Though a lifelong Democrat, lately I’ve been spending time working actively with Republican friends I have known and respected for decades. My friend Mick Ringsak and I have been conducting joint interviews and meetings advancing the cause of political civility in this age of tribalism.
My most recent column about my Republican friend Wade Dahood, Delegate to Montana’s Constitutional Convention, also focused on civility and respect. I’m working with my GOP friend Bob Brown, former President of the Senate and Secretary of State, to honor Montana’s Constitution on its 50th Anniversary, a cause I share with many other notable GOP friends. And Marc Racicot, my friend of nearly 50 years, and I have been discussing our concern with how our politics has gone astray.
The other day, in an act of political conscience, courage and integrity, Racicot, also a former Chair of the Republican National Committee (RNC), wrote to current RNC Chair Ronna McDaniel about how wrong the RNC has been in its “search for power for its own sake and its obsession with winning at any cost.” Racicot focused on the RNC’s censuring of GOP Representatives Liz Cheney and Adam Kinzinger for pursuing the truth about the January 6, 2021, insurrection/assault on the people’s Capitol Building.
Racicot noted that Cheney and Kinzinger were “two GOP members of the United States House of Representatives, who, consistent with the Constitution, their oath of office and their conscience, have been performing their assigned Congressional duties with honor and integrity …”
Racicot also took on the political fabrication the RNC has embraced that former President Trump lost the 2020 election because of massive voter fraud. In direct Montana language, Racicot noted that “Although it is ever so neat and tidy to blame the defeat of the former president on the existence of decisive and widespread fraud, there is not even a scintilla of evidence, anywhere, to support such piffle.”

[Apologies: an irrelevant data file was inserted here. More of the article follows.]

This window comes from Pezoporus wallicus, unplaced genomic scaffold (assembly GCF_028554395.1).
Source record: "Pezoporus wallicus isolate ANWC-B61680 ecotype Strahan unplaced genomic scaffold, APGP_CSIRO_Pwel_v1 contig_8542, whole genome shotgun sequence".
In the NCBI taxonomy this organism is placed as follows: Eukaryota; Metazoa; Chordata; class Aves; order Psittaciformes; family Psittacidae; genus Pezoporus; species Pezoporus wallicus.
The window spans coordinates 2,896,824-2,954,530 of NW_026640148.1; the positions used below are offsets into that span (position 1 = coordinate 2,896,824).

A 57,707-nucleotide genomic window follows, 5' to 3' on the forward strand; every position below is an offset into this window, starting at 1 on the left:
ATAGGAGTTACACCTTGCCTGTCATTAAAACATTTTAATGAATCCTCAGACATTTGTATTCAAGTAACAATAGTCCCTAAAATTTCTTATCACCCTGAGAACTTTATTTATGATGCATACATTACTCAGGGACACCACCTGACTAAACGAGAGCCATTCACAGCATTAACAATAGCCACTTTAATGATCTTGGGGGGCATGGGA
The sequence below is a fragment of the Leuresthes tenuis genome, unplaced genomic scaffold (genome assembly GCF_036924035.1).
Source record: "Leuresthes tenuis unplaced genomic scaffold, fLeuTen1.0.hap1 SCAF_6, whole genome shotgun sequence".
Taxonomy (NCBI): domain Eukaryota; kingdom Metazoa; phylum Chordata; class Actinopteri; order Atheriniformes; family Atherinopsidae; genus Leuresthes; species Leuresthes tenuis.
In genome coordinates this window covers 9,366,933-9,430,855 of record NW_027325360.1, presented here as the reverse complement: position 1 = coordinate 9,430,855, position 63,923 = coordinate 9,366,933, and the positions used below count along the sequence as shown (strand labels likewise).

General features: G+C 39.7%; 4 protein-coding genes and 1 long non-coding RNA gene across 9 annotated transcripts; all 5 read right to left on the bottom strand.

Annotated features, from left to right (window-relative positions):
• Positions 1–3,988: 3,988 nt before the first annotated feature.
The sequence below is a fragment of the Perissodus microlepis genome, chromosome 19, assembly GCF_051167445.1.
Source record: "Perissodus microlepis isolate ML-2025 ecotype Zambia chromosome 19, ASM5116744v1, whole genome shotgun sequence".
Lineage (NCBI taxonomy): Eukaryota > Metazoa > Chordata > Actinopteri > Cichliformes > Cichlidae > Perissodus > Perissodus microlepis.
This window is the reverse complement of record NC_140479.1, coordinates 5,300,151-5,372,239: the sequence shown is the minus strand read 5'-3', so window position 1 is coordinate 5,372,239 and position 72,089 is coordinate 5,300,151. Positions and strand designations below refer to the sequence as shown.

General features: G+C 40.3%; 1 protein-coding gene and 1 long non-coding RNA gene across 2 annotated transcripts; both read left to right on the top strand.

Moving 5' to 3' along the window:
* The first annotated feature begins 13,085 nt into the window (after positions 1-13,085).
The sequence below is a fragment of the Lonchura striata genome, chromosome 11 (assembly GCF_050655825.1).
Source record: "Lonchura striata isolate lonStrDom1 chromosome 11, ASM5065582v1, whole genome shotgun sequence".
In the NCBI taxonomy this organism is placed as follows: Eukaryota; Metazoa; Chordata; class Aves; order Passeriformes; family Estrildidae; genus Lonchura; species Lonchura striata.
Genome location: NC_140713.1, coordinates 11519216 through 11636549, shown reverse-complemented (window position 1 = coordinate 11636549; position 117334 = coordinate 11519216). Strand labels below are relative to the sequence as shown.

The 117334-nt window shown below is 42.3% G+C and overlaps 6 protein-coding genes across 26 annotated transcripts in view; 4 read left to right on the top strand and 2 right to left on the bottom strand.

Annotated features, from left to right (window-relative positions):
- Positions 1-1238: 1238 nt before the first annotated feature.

Racicot calls on the GOP to instead join the “many intensely loyal Republicans, more polite and less dangerous than those who breached the Capitol … [in] persistently looking for alternatives in the form of political movements and candidates of conscience, character, conviction and courage.” Those loyal Republicans aren’t suggesting, Racicot said, “a return to simpler times. They’re calling … for a return to simple, timeless and enduring values.”
Racicot closed by suggesting that McDaniel steer the RNC toward rescinding the censure resolution that referred to the assault on the capitol as “legitimate political discourse.” Our former governor tells McDaniel that the Oath of Office “presumes not just faithfulness to the actual words of the Constitution, but faithfulness to its spirit as well. A spirit recognized and requited by humility, respect for others and the rights of others, honor, decency, integrity and self-discipline.”
My friend Marc and I more often than not disagree on policy matters. But we are and have been unified in our understanding of the values of this “Last Best Place” and the people that are the source of those values. We agree that we must find ways to return to the “Montana handshake” ethic where we respect each other, trust one another, and seek the common good through consideration, conciliation, and compromise where it can be done.
We want less tribalism and more relationships. We want, as Racicot told McDaniel, our ultimate loyalty to be to each other, to our state, and “a shared loyalty to the nation and the Constitution [where] every citizen agrees to that premise as a condition of the social contract between the people and their government.”
Racicot telling the RNC these things was an act of conscience, courage and integrity – one which I think most Montanans would agree with, even ardent Republicans if they take the time to reflect.
Our elected leaders should reflect those Montana values by following the courage and lead of Governor Racicot. I am looking to Sen. Daines, Rep. Rosendale and Gov. Gianforte to not sit silently on the sidelines, but to join the call of Governor Racicot for the RNC to rescind their resolution of censure and start on the road back to a better political world. This is also a test of their courage. Will it be silence or support?
Evan Barrett lives in historic Uptown Butte after retiring following 47 years at the top level of Montana economic development, government, politics and education. He is an award-winning producer of Montana history videos who continues to write columns and commentaries and occasionally teaches Montana history.